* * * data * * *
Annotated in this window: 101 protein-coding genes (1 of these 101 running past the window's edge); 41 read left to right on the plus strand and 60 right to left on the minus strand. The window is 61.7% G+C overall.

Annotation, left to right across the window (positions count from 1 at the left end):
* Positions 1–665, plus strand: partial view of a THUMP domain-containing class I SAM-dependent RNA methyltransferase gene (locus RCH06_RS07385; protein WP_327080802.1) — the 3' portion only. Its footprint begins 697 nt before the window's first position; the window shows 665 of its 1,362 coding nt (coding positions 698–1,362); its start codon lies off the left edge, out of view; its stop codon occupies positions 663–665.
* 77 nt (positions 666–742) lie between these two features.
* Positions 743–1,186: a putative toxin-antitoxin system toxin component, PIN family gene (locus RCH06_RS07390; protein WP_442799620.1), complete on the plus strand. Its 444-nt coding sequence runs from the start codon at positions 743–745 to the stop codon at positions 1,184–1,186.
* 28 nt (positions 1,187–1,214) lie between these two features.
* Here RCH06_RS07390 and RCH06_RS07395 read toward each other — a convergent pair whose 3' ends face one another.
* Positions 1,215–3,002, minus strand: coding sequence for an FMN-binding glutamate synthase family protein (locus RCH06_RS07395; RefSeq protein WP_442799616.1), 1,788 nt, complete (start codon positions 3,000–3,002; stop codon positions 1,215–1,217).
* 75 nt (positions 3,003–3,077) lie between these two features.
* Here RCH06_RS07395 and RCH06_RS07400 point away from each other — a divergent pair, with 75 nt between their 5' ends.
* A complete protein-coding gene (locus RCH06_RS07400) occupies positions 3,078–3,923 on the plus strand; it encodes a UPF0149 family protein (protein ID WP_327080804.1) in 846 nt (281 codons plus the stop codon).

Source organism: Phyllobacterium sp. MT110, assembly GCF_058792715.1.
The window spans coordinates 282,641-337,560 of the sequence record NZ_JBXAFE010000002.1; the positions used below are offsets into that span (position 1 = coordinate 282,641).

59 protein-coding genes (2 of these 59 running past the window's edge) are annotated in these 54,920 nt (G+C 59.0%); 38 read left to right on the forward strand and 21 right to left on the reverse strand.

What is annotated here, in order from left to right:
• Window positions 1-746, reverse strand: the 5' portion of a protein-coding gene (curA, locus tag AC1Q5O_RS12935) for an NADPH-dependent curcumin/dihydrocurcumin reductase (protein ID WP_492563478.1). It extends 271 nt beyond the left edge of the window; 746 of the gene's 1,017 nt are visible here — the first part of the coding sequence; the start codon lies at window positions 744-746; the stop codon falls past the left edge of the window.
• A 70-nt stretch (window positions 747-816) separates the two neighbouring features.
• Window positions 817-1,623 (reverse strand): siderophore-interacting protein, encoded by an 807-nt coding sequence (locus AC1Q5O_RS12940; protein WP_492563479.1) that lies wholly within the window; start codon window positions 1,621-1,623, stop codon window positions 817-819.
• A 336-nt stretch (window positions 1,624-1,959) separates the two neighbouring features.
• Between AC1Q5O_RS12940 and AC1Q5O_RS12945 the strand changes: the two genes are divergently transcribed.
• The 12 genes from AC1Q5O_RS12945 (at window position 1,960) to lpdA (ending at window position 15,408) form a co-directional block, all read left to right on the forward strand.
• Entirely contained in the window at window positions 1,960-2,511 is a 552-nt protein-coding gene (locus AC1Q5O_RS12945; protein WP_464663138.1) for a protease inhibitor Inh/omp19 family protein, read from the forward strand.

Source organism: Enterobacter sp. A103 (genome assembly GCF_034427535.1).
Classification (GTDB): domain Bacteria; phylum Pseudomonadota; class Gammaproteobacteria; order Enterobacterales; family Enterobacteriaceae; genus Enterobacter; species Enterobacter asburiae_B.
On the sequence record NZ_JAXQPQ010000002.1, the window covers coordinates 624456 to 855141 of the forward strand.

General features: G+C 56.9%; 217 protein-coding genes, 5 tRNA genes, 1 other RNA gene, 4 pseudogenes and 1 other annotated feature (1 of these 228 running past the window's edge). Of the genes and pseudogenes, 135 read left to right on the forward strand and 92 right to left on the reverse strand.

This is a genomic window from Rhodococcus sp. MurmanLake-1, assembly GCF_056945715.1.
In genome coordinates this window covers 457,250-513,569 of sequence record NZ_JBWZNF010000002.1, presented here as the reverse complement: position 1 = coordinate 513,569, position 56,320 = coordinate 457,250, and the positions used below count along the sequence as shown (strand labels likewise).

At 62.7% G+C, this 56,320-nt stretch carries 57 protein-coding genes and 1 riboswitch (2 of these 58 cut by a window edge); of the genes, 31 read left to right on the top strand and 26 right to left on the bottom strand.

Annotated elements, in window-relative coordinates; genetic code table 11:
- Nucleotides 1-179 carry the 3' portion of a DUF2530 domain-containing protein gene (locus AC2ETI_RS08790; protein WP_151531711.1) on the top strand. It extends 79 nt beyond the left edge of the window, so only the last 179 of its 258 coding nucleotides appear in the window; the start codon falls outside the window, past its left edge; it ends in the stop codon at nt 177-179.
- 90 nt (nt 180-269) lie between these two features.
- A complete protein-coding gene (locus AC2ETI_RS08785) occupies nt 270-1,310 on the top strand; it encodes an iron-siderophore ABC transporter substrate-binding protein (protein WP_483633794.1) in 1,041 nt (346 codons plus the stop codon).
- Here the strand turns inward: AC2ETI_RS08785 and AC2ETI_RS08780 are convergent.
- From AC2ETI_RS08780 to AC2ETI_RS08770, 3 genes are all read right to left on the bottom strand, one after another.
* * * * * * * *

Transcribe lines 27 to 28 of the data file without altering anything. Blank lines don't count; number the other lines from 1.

This is a genomic window from Rhodococcus sp. MurmanLake-1, assembly GCF_056945715.1.
In genome coordinates this window covers 457,250-513,569 of sequence record NZ_JBWZNF010000002.1, presented here as the reverse complement: position 1 = coordinate 513,569, position 56,320 = coordinate 457,250, and the positions used below count along the sequence as shown (strand labels likewise).